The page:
Saturday, January 3, 2015

What Makes Me Different: A Note from a Young Black Male School Teacher
Originally posted on his blog  http://jordanliterature.wordpress.com/2014/12/29/what-makes-me-different-a-note-from-a-young-black-male-school-teacher/
He’s a thug, he’s a gangsta, he’s a bully! Often times, these are the labels placed on young black males who’ve been murdered by white men in law enforcement. A justification if you will. A justification for why another African American woman has to bury her son or her husband. Why she must spend the rest of her life grieving on his birthday, at Christmas, the day he was supposed to graduate or on the anniversary of his death. All because her son or significant other fit a stereotype associated with black males. Because he was wearing a hoodie (in the rain) or because he was allegedly committing a crime that should have resulted in a citation not an arrest. Maybe if they had shot up a movie theater, or blew up a building, they would’ve been apprehended instead of shot or strangled to death. So, what makes me different?
Well, now, in my seventh year of teaching, I’ve already been voted teacher of the year twice; back-to-back years I might add. I’m known for wearing a shirt and tie to work every day, sometimes suits. Maybe my success as a basketball coach separates me from other young black males. Winning 14 out of 16 games along with two championships in two years is pretty good wouldn’t you say? Not to mention, two state playoff appearances as a high school assistant in consecutive years was added to my resume shortly after.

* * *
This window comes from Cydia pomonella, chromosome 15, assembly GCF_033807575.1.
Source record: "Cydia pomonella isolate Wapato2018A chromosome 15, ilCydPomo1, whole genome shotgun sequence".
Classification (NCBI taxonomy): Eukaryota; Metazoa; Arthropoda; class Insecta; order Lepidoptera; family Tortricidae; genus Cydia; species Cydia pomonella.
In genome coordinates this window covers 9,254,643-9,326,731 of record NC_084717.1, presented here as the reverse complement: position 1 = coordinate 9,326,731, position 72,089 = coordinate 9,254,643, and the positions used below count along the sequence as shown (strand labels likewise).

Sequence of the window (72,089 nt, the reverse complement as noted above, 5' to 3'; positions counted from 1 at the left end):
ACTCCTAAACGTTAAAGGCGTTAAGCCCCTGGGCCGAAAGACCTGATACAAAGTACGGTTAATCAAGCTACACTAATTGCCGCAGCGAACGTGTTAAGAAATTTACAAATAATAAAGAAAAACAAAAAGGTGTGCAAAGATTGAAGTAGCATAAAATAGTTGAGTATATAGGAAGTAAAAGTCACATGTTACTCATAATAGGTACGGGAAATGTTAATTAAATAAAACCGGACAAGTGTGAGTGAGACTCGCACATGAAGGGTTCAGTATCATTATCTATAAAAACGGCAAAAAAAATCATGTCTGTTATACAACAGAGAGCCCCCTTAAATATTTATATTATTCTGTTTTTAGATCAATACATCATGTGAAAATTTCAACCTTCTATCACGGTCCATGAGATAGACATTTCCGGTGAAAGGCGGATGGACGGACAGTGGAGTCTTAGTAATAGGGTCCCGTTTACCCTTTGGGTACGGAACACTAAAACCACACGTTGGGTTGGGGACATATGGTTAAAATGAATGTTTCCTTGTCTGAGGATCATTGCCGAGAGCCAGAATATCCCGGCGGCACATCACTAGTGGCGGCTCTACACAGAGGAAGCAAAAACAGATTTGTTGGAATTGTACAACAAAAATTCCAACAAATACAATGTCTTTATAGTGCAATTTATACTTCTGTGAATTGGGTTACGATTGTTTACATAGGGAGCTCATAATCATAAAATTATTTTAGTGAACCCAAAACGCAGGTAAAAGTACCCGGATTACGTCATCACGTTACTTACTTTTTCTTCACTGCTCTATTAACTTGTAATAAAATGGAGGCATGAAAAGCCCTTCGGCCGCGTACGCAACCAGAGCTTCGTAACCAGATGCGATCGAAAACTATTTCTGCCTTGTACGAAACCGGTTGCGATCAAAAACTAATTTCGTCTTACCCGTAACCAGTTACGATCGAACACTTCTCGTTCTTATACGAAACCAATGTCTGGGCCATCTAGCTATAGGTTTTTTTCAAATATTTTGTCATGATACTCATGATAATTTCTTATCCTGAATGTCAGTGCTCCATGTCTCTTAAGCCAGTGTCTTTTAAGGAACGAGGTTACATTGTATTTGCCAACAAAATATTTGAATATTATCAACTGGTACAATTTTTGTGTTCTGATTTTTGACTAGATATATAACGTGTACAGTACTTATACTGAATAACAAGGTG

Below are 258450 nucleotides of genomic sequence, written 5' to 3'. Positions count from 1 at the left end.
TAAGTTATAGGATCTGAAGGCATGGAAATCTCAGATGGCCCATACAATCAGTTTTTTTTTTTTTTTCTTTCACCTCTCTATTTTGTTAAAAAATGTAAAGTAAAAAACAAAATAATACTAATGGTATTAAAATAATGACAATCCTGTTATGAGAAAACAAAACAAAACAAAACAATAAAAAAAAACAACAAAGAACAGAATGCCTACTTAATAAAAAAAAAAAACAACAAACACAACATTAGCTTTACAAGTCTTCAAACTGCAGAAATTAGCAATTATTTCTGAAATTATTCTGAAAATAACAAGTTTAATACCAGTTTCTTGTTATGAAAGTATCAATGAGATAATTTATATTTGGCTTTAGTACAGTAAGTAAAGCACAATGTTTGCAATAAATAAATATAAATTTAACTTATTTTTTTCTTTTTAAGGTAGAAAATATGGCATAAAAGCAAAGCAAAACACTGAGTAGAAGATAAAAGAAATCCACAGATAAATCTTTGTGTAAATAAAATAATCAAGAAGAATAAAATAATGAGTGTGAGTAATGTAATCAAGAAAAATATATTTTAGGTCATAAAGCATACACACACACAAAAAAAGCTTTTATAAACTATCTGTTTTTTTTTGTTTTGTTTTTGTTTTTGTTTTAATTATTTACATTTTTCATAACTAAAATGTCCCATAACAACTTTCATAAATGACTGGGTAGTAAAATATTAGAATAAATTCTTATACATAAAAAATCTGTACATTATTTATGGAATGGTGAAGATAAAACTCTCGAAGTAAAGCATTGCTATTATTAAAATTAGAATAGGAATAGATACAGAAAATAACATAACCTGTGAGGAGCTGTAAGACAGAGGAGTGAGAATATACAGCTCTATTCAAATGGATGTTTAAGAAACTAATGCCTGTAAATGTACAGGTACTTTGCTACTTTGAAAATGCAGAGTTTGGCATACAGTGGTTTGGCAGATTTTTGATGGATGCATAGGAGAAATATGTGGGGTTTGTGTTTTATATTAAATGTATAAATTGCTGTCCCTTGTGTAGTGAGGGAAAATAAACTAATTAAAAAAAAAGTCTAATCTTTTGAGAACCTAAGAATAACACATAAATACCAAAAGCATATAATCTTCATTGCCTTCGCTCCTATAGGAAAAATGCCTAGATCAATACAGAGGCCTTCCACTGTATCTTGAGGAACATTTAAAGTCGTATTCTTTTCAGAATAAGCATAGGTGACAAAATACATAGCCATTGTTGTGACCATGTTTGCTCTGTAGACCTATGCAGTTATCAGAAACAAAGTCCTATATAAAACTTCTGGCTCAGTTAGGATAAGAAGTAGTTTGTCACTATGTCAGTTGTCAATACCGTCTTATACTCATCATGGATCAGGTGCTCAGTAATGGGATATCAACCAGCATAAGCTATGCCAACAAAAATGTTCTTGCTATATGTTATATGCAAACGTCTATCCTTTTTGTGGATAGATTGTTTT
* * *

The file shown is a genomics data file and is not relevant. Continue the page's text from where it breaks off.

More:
At the age of 32, I have already published two books, made a guest appearance on nearly ten different radio networks, an international television segment, and have been featured in multiple news articles. There’s no way possible Mr. Jordan would ever be identified as a thug, gangsta, or bully…right?
The truth is, when I’m walking to my friend Luke’s house about 0.2 miles away, in my black hoodie, sweatpants, and tennis shoes I don’t look any different than Treyvon Martin. The city police or most residents don’t know me or know that I am a successful teacher, basketball coach, or published author. To some, I’m another young, suspicious looking black guy that’s up to no good.
If I travel on I-66 by myself, inside of the D.C. beltway during rush hour going with the traffic, I am breaking the law because that entire side is H.O.V.  What should result in a ticket and a fine could cost me my life just like Eric Garner lost his after allegedly committing a crime that should have gotten him a citation.
Today, I fear for my life. I worry about my parents having to bury me because I look like a criminal. My bachelor’s and master’s degrees can’t save me from the hatred that lies in the hearts of some people. Those who still believe that blacks don’t deserve to be treated equally or should have rights will look at me and honestly think they are doing humanity a favor if they put an end to my life. Sadly, they’d get away with murdering a school teacher if they say, “he was reaching for something” or “it looked like he had a gun” or “I feared for my life because of his demonic presence.” So, what makes me different? Nothing at all.
If you’d like to interview Rodney Jordan, please use the contact information below
Rodney Jordan
Teacher, Author

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